According to Marshall both Demand and Supply are essential in determination equilibrium price. Like the two blades of a scissor that cut piece of paper, demand and supply are important part in determining equilibrium price. Both the blades are useless when they are applied individually. Thus demand and supply are equally important in determining equilibrium price.
This can be explained with the help of following table:
Quantity Demanded (Units)
Quantity Supplied (Units)
Pressure on Price
In the above table there is Price, Quantity demanded, Quantity supplied, Market condition and change in price. When the price is Rs. 5 Quantity demanded 120 units and quantity supplied 40 units, there is a shortage and pressure on the price is upward (rises). This conditions same at price of Rs. 10. When price is Rs.20 Quantity demanded is 60 units and Quantity supplied is 100 units, there is surplus in the market and pressure on price is downward (decrease). This condition same at price of Rs.25. When the price is Rs. 15 the quantity demanded is equal to the quantity supplied. It is equilibrium price. At this price the market is cleaned, that is neither surplus nor shortage in the market. At the equilibrium price demanded is equal to supply.
Key takeaways –
Equilibrium refers to when the firm has no inclination to expand or to contract its output. The producer can attain equilibrium under two situations.
The Marginal Revenue-Marginal Cost Approach-
Profit depends on revenue and cost. Thus equilibrium revolves around revenue and cost. According to the MR-MC approach, a producer is said to be in equilibrium when:
- A Firm can maximise the profit when marginal revenue is equal to marginal cost
- MR is the addition to TR from the sale of one more unit
- MC is the addition to TC when an additional unit is produced.
- Thus when MR = MC, TR-TC result in maximum profit.
- If MR exceeds MC, then producer will produce more as it adds to the profit
MC is greater than MR after the MC=MR Output Level
MC= MR is a necessary condition, but its is not enough to ensure equilibrium. This condition happens more than one output level.
To ensure equilibrium, it has to be supplemented by the condition that MR should be less than MC after this level
Producer’s Equilibrium when Price remains Constant-
Price remains constant under conditions of perfect competition. Here price is equal to AR. When price is constant, revenue from each additional unit is equal to AR. It means AR curve is same as MR curve. The firm attains equilibrium when two condition are fulfilled , that is firm aims at producing that level of output at which MC is equal to MR and MC is greater than MR after MC = MR output level.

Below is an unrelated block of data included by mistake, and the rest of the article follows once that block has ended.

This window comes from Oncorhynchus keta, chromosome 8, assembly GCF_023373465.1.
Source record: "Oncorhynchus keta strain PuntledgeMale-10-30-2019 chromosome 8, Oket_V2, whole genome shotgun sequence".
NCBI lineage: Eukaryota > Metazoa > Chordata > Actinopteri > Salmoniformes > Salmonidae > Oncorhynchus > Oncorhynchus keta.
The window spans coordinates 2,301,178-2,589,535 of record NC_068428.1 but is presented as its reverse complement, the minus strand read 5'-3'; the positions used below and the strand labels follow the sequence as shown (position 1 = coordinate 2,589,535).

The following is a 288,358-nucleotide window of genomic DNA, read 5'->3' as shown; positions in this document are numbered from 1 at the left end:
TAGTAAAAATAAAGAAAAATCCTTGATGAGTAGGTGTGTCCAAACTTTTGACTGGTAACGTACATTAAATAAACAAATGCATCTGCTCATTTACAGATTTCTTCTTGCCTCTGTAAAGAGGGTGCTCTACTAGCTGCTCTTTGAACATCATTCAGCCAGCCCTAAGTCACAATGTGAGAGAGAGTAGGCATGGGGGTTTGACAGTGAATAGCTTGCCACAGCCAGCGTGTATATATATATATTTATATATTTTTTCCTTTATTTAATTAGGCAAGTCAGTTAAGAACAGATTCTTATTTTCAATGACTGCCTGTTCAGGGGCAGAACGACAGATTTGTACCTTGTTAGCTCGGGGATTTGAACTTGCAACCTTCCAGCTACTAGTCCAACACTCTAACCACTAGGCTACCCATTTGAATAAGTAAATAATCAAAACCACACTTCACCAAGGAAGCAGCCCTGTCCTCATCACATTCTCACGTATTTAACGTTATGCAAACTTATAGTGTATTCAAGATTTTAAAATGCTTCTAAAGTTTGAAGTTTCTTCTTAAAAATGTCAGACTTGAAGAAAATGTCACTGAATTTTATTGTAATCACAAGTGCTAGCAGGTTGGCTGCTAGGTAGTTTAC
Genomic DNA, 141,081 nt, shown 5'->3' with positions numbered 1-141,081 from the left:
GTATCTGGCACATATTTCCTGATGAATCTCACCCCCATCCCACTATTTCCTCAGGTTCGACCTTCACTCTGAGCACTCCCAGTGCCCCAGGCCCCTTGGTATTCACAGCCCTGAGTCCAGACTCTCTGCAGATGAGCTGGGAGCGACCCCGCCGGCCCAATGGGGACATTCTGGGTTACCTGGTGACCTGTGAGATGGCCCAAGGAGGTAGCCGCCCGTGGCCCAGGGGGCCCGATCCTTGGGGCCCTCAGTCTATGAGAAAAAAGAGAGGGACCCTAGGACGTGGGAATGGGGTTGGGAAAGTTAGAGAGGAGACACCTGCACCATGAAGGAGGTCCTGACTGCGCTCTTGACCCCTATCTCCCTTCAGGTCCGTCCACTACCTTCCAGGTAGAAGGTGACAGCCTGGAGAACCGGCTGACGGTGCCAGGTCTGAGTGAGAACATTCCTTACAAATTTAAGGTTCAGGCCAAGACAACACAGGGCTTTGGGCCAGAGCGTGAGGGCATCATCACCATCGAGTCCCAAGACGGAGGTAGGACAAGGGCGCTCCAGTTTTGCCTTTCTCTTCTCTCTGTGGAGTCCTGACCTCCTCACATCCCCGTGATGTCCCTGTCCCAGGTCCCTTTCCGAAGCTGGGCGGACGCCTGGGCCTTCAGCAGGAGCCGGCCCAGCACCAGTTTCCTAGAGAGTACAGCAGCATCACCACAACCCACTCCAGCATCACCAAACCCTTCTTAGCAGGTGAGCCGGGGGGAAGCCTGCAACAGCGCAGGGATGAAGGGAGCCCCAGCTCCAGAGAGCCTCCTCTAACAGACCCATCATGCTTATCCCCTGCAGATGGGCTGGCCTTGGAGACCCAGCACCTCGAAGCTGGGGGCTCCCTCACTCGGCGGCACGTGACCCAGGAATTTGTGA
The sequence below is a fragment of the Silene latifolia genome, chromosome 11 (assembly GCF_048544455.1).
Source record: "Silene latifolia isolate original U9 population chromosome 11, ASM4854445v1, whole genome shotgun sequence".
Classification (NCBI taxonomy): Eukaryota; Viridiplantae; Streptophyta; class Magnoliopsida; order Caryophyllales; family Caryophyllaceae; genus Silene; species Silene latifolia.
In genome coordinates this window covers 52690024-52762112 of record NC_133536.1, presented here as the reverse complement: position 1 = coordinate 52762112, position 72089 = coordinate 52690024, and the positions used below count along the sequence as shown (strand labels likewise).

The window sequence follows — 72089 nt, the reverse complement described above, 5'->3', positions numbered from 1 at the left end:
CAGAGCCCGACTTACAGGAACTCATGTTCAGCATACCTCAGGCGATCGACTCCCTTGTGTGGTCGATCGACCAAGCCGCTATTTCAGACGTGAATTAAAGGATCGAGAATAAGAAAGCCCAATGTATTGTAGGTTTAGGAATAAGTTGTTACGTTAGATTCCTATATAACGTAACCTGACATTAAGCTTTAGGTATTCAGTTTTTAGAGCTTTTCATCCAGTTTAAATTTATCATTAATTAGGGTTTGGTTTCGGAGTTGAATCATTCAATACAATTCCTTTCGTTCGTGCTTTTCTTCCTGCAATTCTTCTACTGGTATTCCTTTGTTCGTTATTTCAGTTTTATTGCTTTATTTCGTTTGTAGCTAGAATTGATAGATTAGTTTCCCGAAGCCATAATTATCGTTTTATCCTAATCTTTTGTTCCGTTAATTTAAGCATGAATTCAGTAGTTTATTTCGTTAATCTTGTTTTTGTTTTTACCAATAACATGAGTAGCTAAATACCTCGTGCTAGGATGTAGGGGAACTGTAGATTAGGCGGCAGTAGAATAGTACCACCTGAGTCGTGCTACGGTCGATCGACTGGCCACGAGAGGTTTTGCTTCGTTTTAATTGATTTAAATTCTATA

Producer’s Equilibrium when Price is not Constant-
When there is no fixed price, price falls with an increase in output. The producer sells more units at a lower price. In this case MR slopes downwards. The firm aims at producing that level of output at which MC is equal to MR and MC is greater than MR.
Short run and long run supply curves-
Supply curve shows the relationship between price and quantity supplied. According to Dorfman, “Supply curve is that curve which indicates various quantities supplied by the firm at different prices”.
Supply curve can be divided into two parts as:
Short run supply curve of a firm:
Under Short run , fixed cost remains constant, supply can be changed by changing the only the variable factors. Thus the firm has to bear fixed cost id it is shut down. Thus in short run, goods are supplied at price is either greater or equal to average variable cost. Average revenue is equal to marginal revenue under perfect competition. Hence the firm will produce at the point where marginal revenue and marginal cost are equal.
Prof. Bilas has defined it in simple words, “The Firm’s short period supply curve is that portion of its marginal cost curve that lies-above the minimum point of the average variable cost curve.”
From the above figure we can see that, the firm will not be covering its average variable cost, at price less than OP. At price OP, OM is the supply. MC and MR cut at point A, OM is equilibrium output. If price rise to OP1, the firm will produce OM1 output. This short run supply curve of a firm starts from A upwards i.e., thick line AB.
Long run supply curve:
Under long run, the supply curve changes by changing all the factors of production. The firm produces only at minimum average cost in long run. In this case, long run marginal cost, marginal revenue, average revenue and long run average cost are equal. The firm enjoys normal profit.
Optimum production is the point where minimum average cost is equal to marginal cost. Long run supply curve is a portion where marginal cost curve that lies above the minimum point of the average cost curve.
Optimum point is the Point E, as at this point MR=LMCAR minimum LAC. The portion of LMC above point E is called long run supply curve